England v India 2007 / News

Public address system marks its 40th anniversary

'Good morning and welcome to Lord's'

Rod Gilmour at Lord's

July 22, 2007

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40 years of public address © Getty Images

"Good morning and welcome to Lord's," announced the public address system on the first morning of play between England and India. And with that, Johnny Dennis, the permanent voice of cricket at Lord's for 12 years and every other major international involving England, marked 40 years since the public address (PA) was first introduced during the India series in 1967.

Prior to the age of loud speakers, MCC employed a man to walk around the ground with an enormous wheel and a chalkboard attached to it. Pity the poor man who had to inform the public of pitch inspections if the same had been in place during this rain-affected Test at Lord's.

"On it would be chalked 'England have won the toss'," Dennis said. "Then he would walk around the ground again with the player changes and the scorecard at the intervals. And that was public address circa 1920s."

Later, at clubs around the country, it would be the job of the club secretary to bellow through a megaphone to punters doing wrong on the boundary.

"Suddenly PA came on the scene and the audience was treated with a great deal of respect," recalls Dennis, who has voiced over 160 Tests and 200 ODIs.

The role of public announcer at Lord's was started by accident by a group of British actors who drank in front of the old Tavern stand. They included Trevor Howard, Richard Burton and Sir John Mills, who was the founder president of the Lord's Taverners.

"At charity games," Dennis said, "the Taverners had an announcer and a Lord's official who was present one day thought this a good idea."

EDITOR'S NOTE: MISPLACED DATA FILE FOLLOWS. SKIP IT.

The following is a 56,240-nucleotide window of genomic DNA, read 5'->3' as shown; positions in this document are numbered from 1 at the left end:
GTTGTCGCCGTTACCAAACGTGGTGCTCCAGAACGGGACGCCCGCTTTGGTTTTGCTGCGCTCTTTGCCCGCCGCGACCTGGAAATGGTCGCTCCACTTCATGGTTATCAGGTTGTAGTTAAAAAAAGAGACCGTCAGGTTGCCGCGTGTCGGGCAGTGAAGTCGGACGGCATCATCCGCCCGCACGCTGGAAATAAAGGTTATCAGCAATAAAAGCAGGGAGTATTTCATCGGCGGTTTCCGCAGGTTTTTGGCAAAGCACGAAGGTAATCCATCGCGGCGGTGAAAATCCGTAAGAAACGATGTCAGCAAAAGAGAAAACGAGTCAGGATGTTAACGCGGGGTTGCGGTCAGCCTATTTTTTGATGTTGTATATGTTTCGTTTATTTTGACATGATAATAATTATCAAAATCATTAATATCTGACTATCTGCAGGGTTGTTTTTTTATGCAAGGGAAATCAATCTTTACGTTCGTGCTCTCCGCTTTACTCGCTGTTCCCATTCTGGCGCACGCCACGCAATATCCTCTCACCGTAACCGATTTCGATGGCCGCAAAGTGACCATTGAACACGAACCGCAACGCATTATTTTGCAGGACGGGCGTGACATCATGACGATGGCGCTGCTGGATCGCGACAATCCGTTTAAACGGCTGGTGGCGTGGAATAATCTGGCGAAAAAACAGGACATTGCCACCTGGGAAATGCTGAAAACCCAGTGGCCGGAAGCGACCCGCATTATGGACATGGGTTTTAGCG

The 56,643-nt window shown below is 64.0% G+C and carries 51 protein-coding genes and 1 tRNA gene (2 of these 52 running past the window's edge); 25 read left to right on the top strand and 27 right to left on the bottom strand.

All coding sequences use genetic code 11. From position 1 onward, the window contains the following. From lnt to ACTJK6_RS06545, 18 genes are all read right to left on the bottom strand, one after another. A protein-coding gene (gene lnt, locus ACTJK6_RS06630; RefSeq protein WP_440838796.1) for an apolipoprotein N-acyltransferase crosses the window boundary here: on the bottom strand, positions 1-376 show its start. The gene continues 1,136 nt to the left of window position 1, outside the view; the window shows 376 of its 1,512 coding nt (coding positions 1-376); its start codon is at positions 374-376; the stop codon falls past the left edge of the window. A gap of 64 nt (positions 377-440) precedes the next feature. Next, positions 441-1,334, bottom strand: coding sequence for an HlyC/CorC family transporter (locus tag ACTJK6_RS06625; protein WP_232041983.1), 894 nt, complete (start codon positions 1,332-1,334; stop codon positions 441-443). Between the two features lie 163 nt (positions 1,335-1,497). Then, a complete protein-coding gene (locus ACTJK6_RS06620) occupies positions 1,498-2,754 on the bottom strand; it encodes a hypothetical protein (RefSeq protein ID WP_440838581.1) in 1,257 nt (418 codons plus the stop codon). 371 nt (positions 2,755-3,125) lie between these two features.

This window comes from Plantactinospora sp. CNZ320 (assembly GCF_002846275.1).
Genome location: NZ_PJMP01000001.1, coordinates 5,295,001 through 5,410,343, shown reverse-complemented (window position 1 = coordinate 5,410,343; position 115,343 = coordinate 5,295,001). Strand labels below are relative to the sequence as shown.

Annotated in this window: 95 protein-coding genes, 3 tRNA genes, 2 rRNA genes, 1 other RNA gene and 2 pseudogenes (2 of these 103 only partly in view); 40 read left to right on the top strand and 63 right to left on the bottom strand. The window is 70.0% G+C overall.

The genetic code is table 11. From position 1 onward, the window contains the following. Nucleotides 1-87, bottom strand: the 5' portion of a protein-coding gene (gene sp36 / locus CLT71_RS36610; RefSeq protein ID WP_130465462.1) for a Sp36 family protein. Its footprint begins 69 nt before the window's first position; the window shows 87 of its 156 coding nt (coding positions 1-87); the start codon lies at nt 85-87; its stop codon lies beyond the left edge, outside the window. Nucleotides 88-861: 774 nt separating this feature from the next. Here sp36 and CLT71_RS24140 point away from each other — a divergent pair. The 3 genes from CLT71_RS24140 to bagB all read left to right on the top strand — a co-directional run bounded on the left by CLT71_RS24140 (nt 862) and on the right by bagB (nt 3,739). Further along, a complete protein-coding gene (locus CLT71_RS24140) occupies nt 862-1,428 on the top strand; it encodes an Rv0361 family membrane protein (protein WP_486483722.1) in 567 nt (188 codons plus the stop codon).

The first PA at the second Test against India in June 1967 were John Snagge, the BBC's newsreader during the Second World War, and Alan Curtis, who later authored a book on public address, and PA at Lord's until Dennis took over full-time, a role that Dennis professes as "all hard work and homework".

"My attitude is of treating people as if they are coming to the ground for the first time," he says of his job. "With the touring sides, my Test match usually starts on the Monday. I go to the nets, lunch with them, find out pronunciations and most importantly the kind of logos they have and what kind of gloves they will use. From a distance, this is the only kind of clue I have.

"Lord's is such a cathedral of cricket that you act as a kind of audio guide you have to pitch it right, but in a voice that translates that you are proud to be working there."

Then there is the old PA's adage that you should wait to the batsmen have crossed until you mention the incoming player.

"Like all good acting, it's all in the timing," announces Dennis, although he has made the odd mistake. "I've said Ed Smith instead of Nasser Hussain once, and it was purely a lack of concentration. Nasser quite rightly gave me a glance back."

And although he rates the two West Indies-winning World Cup Finals at Lord's as his best experience, it's the whole home of cricket experience that wins Dennis over.

"It's the best job in the world, but don't tell anybody though."

Rod Gilmour is a freelance journalist based in London

© ESPN Sports Media Ltd.

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